Recently, there has been a suggestion that posterior corneal astigmatism should account for all of the ORA, and that any difference that we are seeing is due to measurement error.9 The opinion that corneal measurements and refractive measurements only differ because of imprecise measurement is not new, although it was previously discussed using different terms.17,18 In our data, the amount of systematic mismatch between the total CorT and the manifest refractive cylinder is 0.52 D. Although this is significantly less than for other corneal measures, it is still not zero. This supports the longstanding view that manifest refractive cylinder is not just caused by corneal astigmatism, even when the contribution of the posterior corneal surface is taken into account. Non-corneal contributors likely to manifest refractive cylinder include lenticular astigmatism and processing in the visual cortex.4,19 Also, refractive measurements are aligned to the center of the pupil, whereas corneal astigmatism measurements are centered on the corneal apex, which may also lead to a variable mismatch.

A corneal measure that is consistently associated with a lower ORA is easier to use during surgery planning, because the surgeon will be faced with fewer cases of patients with problematically high levels of ORA and less likelihood of adverse visual outcomes.5,7,8 Furthermore, a routine calculation of ORA preoperatively can indicate suitability of the patient to the surgeon. For example, a high ORA would forewarn the surgeon of the need to advise the patient of remaining astigmatism postoperatively, reduce patient expectations regardless of how perfect the procedure was, or identify the patient as not suitable for laser vision correction.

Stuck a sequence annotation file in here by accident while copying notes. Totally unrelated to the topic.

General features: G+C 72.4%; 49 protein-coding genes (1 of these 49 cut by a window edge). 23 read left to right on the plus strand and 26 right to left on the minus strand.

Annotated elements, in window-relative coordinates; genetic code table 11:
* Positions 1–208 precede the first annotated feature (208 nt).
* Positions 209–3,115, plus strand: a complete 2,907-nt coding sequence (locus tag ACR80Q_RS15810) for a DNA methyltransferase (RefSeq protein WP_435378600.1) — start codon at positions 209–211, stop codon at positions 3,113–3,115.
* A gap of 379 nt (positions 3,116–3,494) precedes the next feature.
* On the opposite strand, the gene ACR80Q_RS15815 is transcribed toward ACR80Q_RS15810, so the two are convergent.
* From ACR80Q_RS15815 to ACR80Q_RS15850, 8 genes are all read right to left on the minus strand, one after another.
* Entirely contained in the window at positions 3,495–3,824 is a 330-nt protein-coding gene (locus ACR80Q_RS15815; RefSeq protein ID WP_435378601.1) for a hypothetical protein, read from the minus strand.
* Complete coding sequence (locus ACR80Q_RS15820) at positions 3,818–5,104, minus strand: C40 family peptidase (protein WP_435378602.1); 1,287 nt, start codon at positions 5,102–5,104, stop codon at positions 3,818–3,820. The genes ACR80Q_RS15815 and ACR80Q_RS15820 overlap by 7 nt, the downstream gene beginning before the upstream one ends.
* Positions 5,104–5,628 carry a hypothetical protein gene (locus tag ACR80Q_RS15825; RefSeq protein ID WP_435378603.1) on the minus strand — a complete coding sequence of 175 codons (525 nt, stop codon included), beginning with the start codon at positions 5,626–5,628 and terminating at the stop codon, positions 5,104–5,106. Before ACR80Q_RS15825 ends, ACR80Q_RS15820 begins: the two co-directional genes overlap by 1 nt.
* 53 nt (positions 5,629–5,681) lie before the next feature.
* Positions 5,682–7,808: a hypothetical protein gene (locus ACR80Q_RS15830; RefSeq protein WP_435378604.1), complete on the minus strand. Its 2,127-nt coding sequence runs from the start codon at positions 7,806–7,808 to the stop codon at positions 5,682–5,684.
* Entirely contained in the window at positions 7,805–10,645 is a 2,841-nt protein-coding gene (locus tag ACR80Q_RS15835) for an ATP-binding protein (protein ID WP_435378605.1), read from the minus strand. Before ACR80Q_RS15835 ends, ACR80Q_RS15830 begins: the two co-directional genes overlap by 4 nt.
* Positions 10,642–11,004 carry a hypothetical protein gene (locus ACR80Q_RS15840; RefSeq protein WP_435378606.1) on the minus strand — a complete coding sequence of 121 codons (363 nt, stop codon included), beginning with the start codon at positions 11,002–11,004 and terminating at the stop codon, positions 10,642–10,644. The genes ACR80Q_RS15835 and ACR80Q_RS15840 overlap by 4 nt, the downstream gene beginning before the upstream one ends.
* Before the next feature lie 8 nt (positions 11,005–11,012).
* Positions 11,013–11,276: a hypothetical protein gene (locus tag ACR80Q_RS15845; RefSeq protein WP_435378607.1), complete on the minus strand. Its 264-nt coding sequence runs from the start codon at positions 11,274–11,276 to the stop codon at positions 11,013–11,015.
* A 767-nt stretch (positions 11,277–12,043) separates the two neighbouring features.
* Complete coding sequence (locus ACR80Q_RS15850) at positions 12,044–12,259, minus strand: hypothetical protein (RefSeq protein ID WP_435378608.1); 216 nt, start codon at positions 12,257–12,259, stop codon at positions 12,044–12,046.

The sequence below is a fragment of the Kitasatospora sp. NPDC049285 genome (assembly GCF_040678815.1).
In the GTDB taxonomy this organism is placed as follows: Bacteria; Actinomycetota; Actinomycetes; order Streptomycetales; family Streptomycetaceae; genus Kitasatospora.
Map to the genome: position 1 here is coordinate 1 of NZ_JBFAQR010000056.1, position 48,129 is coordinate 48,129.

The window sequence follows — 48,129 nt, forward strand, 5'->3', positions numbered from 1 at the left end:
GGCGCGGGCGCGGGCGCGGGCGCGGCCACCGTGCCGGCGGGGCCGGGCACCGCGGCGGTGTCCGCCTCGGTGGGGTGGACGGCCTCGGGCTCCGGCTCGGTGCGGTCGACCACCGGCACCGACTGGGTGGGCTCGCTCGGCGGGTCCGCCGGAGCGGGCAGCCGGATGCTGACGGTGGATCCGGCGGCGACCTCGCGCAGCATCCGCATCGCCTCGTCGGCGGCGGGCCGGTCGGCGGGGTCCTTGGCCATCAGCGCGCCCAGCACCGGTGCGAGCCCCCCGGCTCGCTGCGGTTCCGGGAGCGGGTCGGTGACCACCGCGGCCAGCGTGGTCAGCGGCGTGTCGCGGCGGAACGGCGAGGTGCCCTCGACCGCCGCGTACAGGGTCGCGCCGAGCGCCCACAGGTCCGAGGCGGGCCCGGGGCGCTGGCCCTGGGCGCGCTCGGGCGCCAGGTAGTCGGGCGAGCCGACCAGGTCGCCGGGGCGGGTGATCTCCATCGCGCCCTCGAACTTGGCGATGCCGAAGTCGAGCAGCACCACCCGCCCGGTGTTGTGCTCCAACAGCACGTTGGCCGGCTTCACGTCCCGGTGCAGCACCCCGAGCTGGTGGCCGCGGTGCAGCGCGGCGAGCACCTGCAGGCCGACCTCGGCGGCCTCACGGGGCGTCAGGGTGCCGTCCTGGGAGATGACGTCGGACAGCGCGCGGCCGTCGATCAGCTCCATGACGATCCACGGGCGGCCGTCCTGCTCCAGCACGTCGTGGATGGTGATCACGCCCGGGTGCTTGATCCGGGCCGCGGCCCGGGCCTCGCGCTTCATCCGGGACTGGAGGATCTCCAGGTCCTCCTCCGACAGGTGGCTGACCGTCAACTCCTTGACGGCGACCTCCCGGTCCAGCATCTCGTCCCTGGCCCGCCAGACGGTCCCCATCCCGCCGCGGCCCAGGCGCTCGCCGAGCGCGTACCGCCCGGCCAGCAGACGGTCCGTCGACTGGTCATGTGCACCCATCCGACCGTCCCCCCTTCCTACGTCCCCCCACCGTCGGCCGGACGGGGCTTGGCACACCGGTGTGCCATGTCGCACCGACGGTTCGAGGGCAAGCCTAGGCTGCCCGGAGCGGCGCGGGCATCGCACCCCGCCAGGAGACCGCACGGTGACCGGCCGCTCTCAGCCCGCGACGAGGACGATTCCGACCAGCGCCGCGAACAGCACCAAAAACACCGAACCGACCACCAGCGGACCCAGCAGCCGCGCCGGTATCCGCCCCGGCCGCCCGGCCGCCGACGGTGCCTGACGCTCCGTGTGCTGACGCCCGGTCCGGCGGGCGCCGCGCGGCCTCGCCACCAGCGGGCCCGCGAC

It is not the intention of this study to measure the lenticular astigmatism, nor would it influence the outcomes or conclusions because the lenticular astigmatism is consistently included in all groups examined.

The adjusted posterior corneal power measurements did not match manifest refractive cylinder closely at all, in neither magnitude nor orientation. This is consistent with recent research by Koch et al.,16 which showed that the steep posterior corneal meridian tended to be aligned closer to, but not necessarily coinciding with, the vertical 90° meridian.